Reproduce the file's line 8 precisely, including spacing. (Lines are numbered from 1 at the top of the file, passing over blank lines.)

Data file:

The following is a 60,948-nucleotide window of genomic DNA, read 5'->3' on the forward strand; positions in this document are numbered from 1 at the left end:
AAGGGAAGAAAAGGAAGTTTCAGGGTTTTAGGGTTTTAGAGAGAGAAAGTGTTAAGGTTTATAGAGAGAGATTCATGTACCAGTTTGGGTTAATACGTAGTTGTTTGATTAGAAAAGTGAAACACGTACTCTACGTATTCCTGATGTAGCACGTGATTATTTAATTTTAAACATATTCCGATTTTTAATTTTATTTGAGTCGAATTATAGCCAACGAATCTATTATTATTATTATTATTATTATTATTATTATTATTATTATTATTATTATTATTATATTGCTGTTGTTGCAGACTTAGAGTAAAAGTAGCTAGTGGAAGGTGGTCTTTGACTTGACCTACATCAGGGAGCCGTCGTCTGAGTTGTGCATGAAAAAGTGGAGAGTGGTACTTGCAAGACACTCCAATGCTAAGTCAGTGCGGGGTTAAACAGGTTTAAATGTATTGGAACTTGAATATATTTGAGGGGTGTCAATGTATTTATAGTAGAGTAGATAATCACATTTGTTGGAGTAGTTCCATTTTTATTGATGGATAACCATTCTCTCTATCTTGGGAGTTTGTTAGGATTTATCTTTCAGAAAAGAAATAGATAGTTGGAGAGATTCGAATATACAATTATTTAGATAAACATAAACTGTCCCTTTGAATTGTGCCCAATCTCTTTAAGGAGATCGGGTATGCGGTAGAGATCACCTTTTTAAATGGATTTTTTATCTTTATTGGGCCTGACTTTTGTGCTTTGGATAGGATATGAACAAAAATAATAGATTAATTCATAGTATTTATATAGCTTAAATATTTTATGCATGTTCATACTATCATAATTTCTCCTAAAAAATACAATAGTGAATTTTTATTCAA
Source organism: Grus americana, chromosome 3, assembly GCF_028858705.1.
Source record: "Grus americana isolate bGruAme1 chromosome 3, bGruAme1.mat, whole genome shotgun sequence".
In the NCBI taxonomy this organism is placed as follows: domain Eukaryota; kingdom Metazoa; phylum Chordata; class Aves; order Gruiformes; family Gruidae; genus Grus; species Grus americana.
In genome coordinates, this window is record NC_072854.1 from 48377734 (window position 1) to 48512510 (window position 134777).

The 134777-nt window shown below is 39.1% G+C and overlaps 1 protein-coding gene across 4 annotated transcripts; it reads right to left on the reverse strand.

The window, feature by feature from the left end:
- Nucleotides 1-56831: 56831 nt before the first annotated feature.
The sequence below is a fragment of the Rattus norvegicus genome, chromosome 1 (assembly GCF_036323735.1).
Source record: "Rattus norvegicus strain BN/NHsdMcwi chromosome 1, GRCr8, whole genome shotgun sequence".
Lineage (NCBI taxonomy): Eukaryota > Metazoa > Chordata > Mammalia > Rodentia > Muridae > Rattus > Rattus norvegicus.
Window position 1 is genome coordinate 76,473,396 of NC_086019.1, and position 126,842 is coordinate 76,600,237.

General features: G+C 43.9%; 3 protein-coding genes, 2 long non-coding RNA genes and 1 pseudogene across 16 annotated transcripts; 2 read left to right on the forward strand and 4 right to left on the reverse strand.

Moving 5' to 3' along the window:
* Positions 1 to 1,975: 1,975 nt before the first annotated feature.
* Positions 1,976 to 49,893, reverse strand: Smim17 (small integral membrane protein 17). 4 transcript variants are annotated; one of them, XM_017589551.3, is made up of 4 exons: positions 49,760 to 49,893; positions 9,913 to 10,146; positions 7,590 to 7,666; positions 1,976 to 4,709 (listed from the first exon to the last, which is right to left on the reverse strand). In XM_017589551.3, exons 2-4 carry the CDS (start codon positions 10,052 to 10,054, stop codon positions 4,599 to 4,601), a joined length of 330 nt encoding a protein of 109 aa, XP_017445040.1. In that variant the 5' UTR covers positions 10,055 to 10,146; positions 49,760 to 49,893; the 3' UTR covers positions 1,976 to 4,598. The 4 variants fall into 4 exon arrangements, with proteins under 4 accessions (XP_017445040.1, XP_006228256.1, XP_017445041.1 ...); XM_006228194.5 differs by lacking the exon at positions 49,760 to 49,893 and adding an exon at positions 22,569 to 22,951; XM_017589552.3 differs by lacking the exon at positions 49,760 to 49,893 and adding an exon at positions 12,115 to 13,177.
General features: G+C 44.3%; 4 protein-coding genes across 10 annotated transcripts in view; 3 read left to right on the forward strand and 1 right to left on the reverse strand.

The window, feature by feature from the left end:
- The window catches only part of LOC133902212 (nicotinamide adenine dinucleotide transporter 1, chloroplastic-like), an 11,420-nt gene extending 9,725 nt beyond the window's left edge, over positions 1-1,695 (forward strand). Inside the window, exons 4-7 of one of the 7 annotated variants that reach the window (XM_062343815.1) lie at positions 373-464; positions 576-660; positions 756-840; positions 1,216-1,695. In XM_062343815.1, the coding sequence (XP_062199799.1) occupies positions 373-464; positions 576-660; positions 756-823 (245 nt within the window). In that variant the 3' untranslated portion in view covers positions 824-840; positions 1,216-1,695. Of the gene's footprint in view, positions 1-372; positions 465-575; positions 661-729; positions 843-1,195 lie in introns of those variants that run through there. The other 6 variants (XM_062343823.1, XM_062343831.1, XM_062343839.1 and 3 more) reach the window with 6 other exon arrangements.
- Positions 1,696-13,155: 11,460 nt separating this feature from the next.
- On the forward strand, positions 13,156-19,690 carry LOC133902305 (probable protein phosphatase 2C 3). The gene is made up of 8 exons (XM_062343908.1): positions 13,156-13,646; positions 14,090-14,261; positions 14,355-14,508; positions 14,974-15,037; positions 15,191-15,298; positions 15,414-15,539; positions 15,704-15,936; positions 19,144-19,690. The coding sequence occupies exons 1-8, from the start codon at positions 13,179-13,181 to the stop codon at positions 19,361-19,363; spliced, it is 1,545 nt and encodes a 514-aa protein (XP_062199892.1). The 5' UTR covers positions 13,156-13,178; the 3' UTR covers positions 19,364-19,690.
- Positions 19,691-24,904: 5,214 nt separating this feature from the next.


The window, feature by feature from the left end: